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I am new with TagSet and TagSetDelayed and I'm not understanding properly how they works. I introduced the following definition:

KK /: D[KK @@ Thread[t@Range[8]], t[j_]] := KKd @@ Join[{j}, Thread[t@Range[8]]]

The following expression returns the correct result

In[]:= D[KK @@ Thread[t@Range[8]], t[3]]
Out[]:= KKd[3, t[1], t[2], t[3], t[4], t[5], t[6], t[7], t[8]]

If now I try something slightly different

In[]:=D[Exp[KK @@ Thread[t @ Range[8]]], t[3]] //InputForm

Out[]:=E^KK[t[1], t[2], t[3], t[4], t[5], t[6], t[7], t[8]]*
Derivative[0, 0, 1, 0, 0, 0, 0, 0][KK][t[1], t[2], t[3], t[4],  t[5], t[6], t[7], t[8]]

Why in the second example the code does not return the expected result (i.e. Exp[KK[t[1], t[2], t[3], t[4], t[5], t[6], t[7], t[8]]] KKd[3, t[1], t[2], t[3], t[4], t[5], t[6], t[7], t[8]])?

Also, is there a way to use Range in a general way? I mean define something like

KK /: D[KK @@ Thread[t@Range[n_]], t[j_]] := KKd @@ Join[{j}, Thread[t@Range[n]]]

Now it returns "Range specification in Range[n_] does not have appropriate bounds".

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2 Answers 2

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You can give UpValues for Derivative instead (as alluded to by Daniel):

KK /: Derivative[0, 0, 1, 0, 0, 0, 0, 0][KK] = KKd[3, ##]&;

Then:

D[Exp[KK @@ Thread[t @ Range[8]]], t[3]]

E^KK[t[1], t[2], t[3], t[4], t[5], t[6], t[7], t[8]] KKd[3, t[1], t[2], t[3], t[4], t[5], t[6], t[7], t[8]]

To define UpValues for each possible argument, you can do:

Table[
    With[{i=i}, KK /: (Derivative @@ UnitVector[8,i])[KK] = KKd[i, ##]&],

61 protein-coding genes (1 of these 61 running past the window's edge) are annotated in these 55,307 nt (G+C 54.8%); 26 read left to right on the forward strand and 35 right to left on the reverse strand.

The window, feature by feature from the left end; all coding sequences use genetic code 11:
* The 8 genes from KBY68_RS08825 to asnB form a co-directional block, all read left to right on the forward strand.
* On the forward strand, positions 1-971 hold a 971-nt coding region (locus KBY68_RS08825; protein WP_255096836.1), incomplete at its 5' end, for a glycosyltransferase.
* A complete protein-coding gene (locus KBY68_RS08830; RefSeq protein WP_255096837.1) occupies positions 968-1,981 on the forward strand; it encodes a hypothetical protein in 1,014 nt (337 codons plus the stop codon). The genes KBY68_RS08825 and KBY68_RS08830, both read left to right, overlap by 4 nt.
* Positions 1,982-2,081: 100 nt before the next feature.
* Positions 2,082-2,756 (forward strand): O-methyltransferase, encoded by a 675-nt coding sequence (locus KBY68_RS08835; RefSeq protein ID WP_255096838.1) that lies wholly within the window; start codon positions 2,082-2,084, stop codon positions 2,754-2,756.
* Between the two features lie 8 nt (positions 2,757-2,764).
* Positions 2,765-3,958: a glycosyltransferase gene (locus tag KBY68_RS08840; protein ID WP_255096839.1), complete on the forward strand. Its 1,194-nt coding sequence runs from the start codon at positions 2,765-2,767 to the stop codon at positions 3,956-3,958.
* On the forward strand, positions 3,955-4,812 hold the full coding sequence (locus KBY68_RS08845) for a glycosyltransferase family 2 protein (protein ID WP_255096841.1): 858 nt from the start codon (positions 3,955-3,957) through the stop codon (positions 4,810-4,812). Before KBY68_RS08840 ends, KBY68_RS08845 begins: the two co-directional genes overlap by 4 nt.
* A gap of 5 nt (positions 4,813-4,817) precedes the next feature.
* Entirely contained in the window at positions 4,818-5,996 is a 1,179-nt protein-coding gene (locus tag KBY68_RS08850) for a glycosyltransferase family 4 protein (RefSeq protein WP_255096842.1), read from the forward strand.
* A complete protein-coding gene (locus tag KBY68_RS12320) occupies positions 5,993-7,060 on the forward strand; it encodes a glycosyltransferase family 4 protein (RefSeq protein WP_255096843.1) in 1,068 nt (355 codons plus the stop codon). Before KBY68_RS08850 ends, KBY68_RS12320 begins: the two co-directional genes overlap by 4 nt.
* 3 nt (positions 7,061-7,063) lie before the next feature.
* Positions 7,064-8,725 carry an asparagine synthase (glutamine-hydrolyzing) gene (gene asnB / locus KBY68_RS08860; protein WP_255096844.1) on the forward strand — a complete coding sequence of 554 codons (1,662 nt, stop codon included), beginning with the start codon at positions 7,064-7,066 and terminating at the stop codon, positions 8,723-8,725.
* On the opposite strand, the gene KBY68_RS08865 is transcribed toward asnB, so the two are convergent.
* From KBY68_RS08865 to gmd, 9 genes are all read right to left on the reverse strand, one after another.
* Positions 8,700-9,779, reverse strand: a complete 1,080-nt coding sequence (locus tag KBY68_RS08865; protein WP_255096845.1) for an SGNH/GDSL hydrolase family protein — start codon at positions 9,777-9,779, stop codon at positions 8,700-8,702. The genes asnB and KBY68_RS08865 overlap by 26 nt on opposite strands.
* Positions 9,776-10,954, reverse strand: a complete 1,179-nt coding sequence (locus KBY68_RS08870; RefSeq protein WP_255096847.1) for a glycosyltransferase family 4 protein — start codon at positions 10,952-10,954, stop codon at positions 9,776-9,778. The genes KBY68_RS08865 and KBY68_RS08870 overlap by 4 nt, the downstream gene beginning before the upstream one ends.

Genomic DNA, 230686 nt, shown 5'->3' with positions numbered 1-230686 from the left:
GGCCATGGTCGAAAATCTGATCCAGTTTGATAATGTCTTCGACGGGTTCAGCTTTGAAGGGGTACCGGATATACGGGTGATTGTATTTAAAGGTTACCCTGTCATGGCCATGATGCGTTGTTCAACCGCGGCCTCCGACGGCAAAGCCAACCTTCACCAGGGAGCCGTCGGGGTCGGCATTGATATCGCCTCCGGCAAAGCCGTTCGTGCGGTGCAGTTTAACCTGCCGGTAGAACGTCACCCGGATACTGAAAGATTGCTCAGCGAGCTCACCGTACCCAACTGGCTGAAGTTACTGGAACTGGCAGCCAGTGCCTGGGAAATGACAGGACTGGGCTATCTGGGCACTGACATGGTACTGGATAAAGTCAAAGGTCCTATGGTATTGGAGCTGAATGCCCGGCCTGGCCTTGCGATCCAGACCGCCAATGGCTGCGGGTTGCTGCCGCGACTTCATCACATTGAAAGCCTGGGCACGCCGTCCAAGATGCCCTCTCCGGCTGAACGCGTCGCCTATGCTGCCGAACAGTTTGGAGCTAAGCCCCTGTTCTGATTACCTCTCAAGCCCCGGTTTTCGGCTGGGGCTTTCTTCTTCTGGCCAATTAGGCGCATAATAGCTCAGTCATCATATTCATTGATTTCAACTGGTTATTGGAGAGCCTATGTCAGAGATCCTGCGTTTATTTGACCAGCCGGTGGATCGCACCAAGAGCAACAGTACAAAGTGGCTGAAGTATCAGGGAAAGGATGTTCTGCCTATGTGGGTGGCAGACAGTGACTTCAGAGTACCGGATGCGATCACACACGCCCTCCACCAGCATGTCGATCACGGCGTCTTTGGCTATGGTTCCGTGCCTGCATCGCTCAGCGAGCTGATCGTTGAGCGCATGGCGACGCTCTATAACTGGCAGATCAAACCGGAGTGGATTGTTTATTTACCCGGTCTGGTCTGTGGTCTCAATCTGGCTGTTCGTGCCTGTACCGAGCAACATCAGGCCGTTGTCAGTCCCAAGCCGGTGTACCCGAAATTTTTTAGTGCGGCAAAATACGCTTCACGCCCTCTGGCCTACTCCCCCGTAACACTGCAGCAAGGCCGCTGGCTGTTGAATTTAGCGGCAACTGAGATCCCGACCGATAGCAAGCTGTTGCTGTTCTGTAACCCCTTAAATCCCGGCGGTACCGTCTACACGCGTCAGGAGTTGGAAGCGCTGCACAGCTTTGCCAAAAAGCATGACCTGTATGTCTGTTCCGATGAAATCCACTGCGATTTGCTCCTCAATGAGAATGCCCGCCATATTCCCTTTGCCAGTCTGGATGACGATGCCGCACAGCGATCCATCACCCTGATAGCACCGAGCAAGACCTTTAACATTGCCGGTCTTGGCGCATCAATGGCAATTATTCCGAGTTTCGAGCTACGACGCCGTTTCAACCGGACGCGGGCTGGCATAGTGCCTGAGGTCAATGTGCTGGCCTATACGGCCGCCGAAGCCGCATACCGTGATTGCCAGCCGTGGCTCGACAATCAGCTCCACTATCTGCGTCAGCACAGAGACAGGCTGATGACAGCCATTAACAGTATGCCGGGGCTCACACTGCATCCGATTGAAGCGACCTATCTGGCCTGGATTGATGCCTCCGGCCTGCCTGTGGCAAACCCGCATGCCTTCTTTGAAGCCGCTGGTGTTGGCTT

{i, 8}
];

Another idea is to use Condition:

KK /: Derivative[a__][KK] := With[{i = First @ FirstPosition[{a}, 1]},
    KKd[i, ##]& /; MatchQ[Sort @ Tally[{a}], {{0, _}, {1, 1}}]
]
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Look at the definition of KK:

?? KK

enter image description here

You defined the derivative of KK with specific arguments relative to t[_]

Now consider:

 D[Exp[KK @@ Thread[t@Range[8]]], t[3]]

enter image description here

Here we need the derivative of KK relative to the third argument. These arguments are now considered general and not covered by your definition.

You need to define the derivative relative to general arguments to make this work:

enter image description here

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  • $\begingroup$ Thanks! So this mean that I have to introduce definitions for derivatives with respect to each argument if I want to obtain the correct result for a generic t[_]? $\endgroup$
    – McSenegal
    Dec 1, 2021 at 13:17
  • 1
    $\begingroup$ Yes, However, note, t[] is not generic. You would need e.g.: t1 or x1_... $\endgroup$ Dec 1, 2021 at 14:17

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